The second Poseidon-carrying sub, the Project 09851 nuclear-powered special purpose submarine Khabarovsk, will be launched in the spring of 2020, according to Russian media reports.
It will be the Russian Navy’s second submarine capable of carrying the the nuclear-capable underwater drone “Poseidon,” alternatively referred to as an unmanned underwater vehicle (UUV), autonomous underwater vehicle (AUV), or simply an intercontinental-range, nuclear autonomous torpedo.
According to a Russian defense industry source quoted by TASS news agency, the new submarine is expected to be handed over to the Navy in 2022 and will be able to carry up to six Poseidon UUVs, also known under Ocean Multipurpose System Status-6 or “Kanyon” by the U.S. intelligence community.
It is still uncertain whether the Poseidon UUV will be solely deployed as a nuclear-warhead delivery platform or could be used for other purposes including intelligence, surveillance, and reconnaissance (ISR) missions. In total, the Russian Navy is slated to receive over 30 Poseidons with the first batch ready for operational deployment in the late 2020s.
The Khabarovsk is purportedly a downsized variant of the Borei-class of nuclear-powered ballistic missile submarines (SSBN). The Russian Navy currently deploys three Borei-class boomers. The Yuri Dolgoruky is in service with Russia’s Northern Fleet, while two other Borei-class SSBNs – Alexander Nevsky and Vladimir Monomakh — are deployed with the Russian Pacific Fleet.
Next to the Khabarovsk, the Poseidon will also be carried by the Project 09852 Special Mission Submarine KC-139 Belgorod, which was launched at the Sevmash Shipyard, located in Severodvinsk in northern Russia, on April 23. The submarine is based on the 949A Oscar II-class nuclear-powered guided missile submarine (SSGN) design.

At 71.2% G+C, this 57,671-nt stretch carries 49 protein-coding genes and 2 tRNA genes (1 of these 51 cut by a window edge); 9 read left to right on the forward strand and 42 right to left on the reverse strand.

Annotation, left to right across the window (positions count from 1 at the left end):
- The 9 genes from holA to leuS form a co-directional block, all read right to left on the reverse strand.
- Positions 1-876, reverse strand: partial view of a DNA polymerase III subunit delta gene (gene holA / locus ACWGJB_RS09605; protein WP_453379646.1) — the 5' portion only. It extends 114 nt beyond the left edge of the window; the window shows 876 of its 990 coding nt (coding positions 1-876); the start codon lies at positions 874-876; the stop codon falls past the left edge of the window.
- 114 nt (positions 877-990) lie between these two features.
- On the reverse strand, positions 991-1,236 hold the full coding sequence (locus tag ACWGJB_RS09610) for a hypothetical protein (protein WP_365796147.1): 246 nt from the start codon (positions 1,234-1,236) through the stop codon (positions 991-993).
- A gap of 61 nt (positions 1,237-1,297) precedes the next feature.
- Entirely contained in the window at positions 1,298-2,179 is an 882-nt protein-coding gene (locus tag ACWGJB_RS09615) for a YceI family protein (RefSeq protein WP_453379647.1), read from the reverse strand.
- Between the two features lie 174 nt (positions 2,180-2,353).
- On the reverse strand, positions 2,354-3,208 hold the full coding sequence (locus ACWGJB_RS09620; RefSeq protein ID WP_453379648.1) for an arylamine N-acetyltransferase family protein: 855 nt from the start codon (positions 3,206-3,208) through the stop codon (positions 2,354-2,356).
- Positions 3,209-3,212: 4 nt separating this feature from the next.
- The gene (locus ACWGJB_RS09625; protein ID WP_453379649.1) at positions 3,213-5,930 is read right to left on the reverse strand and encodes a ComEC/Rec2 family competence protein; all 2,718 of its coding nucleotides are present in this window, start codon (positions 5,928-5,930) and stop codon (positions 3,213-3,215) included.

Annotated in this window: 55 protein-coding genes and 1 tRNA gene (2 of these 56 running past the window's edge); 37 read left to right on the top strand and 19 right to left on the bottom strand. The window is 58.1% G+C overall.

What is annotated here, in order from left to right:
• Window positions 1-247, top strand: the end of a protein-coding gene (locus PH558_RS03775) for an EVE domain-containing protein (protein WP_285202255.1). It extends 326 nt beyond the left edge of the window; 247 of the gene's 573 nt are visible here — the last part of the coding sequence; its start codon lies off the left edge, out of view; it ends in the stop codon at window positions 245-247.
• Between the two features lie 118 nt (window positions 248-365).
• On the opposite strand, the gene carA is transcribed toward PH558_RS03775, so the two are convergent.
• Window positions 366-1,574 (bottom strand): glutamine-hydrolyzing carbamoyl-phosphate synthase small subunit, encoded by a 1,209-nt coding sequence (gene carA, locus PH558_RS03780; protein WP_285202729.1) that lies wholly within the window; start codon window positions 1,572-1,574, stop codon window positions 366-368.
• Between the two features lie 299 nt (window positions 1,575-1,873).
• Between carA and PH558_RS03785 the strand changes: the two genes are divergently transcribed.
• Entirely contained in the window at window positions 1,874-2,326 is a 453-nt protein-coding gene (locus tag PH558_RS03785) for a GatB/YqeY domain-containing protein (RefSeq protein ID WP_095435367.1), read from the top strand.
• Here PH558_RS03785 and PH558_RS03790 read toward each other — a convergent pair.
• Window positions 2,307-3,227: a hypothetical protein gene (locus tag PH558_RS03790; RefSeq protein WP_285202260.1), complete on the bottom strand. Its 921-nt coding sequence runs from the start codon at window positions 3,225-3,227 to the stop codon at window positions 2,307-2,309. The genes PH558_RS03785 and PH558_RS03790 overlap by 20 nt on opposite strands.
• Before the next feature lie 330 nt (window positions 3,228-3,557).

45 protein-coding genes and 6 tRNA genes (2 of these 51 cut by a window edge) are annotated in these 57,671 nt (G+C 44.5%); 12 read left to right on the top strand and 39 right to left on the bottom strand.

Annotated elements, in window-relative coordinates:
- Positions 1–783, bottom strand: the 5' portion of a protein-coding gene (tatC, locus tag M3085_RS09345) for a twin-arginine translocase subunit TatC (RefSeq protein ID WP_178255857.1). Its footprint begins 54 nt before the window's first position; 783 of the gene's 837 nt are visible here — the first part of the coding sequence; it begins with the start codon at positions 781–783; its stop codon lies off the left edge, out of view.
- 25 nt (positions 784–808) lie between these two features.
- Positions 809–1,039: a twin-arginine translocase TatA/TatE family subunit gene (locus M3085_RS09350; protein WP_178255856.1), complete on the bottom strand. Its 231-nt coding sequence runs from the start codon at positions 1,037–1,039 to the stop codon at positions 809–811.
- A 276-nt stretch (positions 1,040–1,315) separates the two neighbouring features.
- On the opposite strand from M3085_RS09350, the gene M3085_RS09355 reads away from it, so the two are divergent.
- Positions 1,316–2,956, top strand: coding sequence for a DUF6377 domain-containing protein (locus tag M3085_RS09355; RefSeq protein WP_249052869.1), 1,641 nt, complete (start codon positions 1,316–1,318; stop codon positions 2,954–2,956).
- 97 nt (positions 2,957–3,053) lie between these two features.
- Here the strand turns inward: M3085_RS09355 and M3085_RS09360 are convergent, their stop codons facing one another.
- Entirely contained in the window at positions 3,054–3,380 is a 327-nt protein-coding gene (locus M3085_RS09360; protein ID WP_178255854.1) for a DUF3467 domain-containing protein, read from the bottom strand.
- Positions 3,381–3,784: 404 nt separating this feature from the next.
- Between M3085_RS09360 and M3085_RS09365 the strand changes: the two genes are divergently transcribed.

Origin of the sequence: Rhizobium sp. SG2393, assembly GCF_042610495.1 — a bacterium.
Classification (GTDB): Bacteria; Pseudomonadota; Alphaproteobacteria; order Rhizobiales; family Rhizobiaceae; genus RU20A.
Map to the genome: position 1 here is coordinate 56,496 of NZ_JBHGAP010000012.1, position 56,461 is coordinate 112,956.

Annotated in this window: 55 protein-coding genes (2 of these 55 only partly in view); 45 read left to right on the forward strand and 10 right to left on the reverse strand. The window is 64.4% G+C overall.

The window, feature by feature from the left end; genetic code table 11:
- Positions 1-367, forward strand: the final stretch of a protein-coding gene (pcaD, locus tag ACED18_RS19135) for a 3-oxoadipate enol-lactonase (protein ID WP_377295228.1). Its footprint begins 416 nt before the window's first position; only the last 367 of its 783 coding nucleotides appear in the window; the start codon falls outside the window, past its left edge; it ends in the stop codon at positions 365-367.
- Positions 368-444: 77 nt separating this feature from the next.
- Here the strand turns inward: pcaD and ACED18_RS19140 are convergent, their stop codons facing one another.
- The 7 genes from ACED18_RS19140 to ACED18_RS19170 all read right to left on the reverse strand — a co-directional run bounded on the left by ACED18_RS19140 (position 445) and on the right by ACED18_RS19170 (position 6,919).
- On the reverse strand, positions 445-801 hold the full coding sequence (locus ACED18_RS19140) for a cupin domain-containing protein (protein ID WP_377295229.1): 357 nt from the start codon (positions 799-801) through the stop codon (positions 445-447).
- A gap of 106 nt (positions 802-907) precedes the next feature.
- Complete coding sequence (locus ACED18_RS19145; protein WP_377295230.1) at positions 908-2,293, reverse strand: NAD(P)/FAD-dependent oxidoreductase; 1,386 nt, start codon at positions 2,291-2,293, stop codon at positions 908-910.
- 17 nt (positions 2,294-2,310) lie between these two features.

As I wrote last month:
The submarine was laid down at the Sevmash Shipyard in July 1992 but its construction was suspended in 1997. Work on the unfinished 949A Oscar II-class SSGN began again in 2012 following a redesign of the sub undertaken by the Rubin Central Design Bureau in St. Petersburg as a special purpose submarine. With a reported lengths of 184 meters, the Belgorod is set to become the Russian Navy’s largest submarine by its length. (The sub has a reported displacement of around 15,000 tonnes when surfaced.)
The boat will be operated by the Main Directorate Deep Sea Research (GUGI) organization and will likely be deployed under the Arctic for covert special missions, which purportedly will include the installation of a Russian underwater sonar network.
In addition to the Khabarovsk and Belgorod, two more 949A Oscar II-class SSGNs are expected to be retrofitted to carry the Poseidon UUVs by the mid 2020s. Two of the subs are reportedly slated for service with the Northern Fleet, while the remaining two will be deployed by the Russian Pacific Fleet, according to a Russian defense industry source.